Multiway off-axis irregularity - causing midrange distortion (Long post) - diyAudio
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Old 17th March 2004, 06:15 PM   #1
jesper is offline jesper  Sweden
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Default Multiway off-axis irregularity - causing midrange distortion (Long post)

Hi,

Recently I've locked into the lobing issues for a normal multiway speaker. I've written a Matlab program that can simulate the vertical polar pattern and frequency response at any off-axis angle for a TM, MTM or TMM configuration. Crossover point, slope and phase difference between driver can be arbitrary chosen.

All configurations exhibit serious off-axis irregularities, where MTM and TMM are worst. Even with a 24dB crossover slope the off-axis response of a TM have a dip of at almost 60dB (at 30deg). The depth is mathematical and in real life it will be less, but some 10dB at least is to be expected I guess. At 20 and 40 deg off-axis the dip is some 7dB. The case I simulated had a crossover point at 2khz and the width of the dip is about a half octave, with 12dB slope it becomes an octave wide.

MTM configuration is best when following d'appolitos rules by having one wavelength between adjacent drivers and third order filter. This way I get a quasi spherical vertical dispersion pattern at crossover frequency, but the lobing at lower frequency gets worse due to the 2 M's. In my case, with crossover at 2khz, I get a 15dB deep dip centered at about 1khz which is about one octave wide. At large off-axis angles (60deg) irregularities at crossover point is starting to appear aswell.

Now you think, who is listening so much off axis? Well, at least in my room the ceiling bounce will be at approximately 60deg vertical off-axis. This bounce will be almost perfect since my ceiling is of concrete. With a softer ceiling you might get some loss but it can't be much. I also have a floor bounce at about 30deg but there I have a large table...

For a TM config the center frequency of the dip is the same regardless of off-axis degree, only the depth change. For an MTM config the frequency change somewhat but not to the extent where one can expect smoothing of the dips.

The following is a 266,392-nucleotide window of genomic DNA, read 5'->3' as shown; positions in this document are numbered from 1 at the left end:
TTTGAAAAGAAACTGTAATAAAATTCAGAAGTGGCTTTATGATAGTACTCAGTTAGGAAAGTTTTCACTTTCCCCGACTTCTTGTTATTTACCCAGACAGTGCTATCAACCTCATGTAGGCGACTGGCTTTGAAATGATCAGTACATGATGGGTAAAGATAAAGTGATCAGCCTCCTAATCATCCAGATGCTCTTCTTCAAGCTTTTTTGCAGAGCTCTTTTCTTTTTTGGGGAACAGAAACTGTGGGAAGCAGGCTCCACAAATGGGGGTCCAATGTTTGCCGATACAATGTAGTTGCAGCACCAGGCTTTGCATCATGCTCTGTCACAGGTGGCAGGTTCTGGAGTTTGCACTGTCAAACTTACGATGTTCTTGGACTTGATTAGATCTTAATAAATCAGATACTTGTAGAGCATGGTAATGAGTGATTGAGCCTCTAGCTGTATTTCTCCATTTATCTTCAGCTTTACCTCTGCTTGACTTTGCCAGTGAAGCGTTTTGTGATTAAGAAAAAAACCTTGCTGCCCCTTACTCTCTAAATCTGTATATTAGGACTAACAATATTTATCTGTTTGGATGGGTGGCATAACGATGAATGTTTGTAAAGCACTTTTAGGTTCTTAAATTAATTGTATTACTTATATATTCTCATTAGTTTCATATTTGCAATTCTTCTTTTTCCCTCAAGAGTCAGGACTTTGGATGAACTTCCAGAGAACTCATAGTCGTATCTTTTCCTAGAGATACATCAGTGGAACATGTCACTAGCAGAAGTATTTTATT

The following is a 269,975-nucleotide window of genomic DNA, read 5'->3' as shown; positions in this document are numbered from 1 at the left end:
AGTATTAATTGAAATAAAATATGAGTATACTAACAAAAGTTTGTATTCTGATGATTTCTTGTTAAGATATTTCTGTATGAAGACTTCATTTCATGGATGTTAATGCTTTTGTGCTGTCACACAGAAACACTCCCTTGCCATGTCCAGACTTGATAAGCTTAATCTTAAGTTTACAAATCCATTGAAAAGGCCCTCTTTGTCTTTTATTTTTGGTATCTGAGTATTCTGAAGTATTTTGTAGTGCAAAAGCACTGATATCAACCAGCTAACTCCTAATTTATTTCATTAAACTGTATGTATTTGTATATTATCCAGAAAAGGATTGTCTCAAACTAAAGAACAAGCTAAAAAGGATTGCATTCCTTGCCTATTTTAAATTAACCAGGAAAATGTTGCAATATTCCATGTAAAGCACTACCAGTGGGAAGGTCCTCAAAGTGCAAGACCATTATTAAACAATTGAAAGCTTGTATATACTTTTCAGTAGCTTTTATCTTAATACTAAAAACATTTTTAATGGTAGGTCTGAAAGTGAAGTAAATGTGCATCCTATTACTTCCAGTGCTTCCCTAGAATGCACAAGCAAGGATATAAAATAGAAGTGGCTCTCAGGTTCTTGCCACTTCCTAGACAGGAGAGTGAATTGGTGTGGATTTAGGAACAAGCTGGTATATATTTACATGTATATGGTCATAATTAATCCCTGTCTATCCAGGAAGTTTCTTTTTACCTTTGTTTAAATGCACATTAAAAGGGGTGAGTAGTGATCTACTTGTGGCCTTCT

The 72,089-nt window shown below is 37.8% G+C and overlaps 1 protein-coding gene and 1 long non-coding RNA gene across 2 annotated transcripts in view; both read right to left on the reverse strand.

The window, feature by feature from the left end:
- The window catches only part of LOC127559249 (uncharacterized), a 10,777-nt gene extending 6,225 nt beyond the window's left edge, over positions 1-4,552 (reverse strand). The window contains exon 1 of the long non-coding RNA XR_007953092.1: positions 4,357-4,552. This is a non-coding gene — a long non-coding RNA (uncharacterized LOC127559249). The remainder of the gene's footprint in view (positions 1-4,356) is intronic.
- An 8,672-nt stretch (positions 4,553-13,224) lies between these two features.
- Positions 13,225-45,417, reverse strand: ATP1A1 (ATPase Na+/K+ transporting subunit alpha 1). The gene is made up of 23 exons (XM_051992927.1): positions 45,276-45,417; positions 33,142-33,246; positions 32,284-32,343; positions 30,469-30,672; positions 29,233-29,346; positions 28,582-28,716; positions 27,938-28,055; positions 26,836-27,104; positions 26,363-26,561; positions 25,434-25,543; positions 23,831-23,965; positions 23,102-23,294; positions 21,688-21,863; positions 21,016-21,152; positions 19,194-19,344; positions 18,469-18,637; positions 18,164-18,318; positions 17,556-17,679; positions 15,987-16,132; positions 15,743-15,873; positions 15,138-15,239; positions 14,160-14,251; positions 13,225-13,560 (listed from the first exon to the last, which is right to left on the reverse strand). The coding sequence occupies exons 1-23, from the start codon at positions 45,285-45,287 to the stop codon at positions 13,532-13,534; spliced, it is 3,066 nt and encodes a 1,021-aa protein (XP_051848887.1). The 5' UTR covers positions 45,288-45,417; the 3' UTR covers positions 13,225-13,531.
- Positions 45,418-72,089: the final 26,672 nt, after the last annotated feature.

No matter how I look at the problem there HAVE to be some serious midrange distortion due to this for all normal multiway systems.

For obvious reasons a fullrange driver will not have this problem. Dispersion at higher frequencies may be worse than a tweeter, but the midrange is intact, all reflections are (more or less) undistorted in the midrange.
A very common comment of fullrange driver is "lovely midrange"... I strongly believe it has mostly has to do with lack of off-axis irregularities and not so much with crossover phase shift, doppler distortions or similar theories.

I’m on the verve of putting together a active filtered MTM speaker using two Seas L15 and a Scan-speak tweeter crossed at 2khz. I’m seriously considering exchanging the tweeter for a Fostex FE103E fullrange and lowering the crossover point to 500hz. This way I get almost no off-axis irregularities…

Please comment on this!

Regards Jesper
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Old 17th March 2004, 06:39 PM   #2
tiroth is offline tiroth  United States
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Your math seems good, but are the conclusions correct? The lobing characteristics of certain configurations (MTM, dipole come to mind) are often touted as benefits. The ultimate FR (_at the listening position_) of ambient (off axis) radiation is also going to be heavily dependent on room treatment and geometry.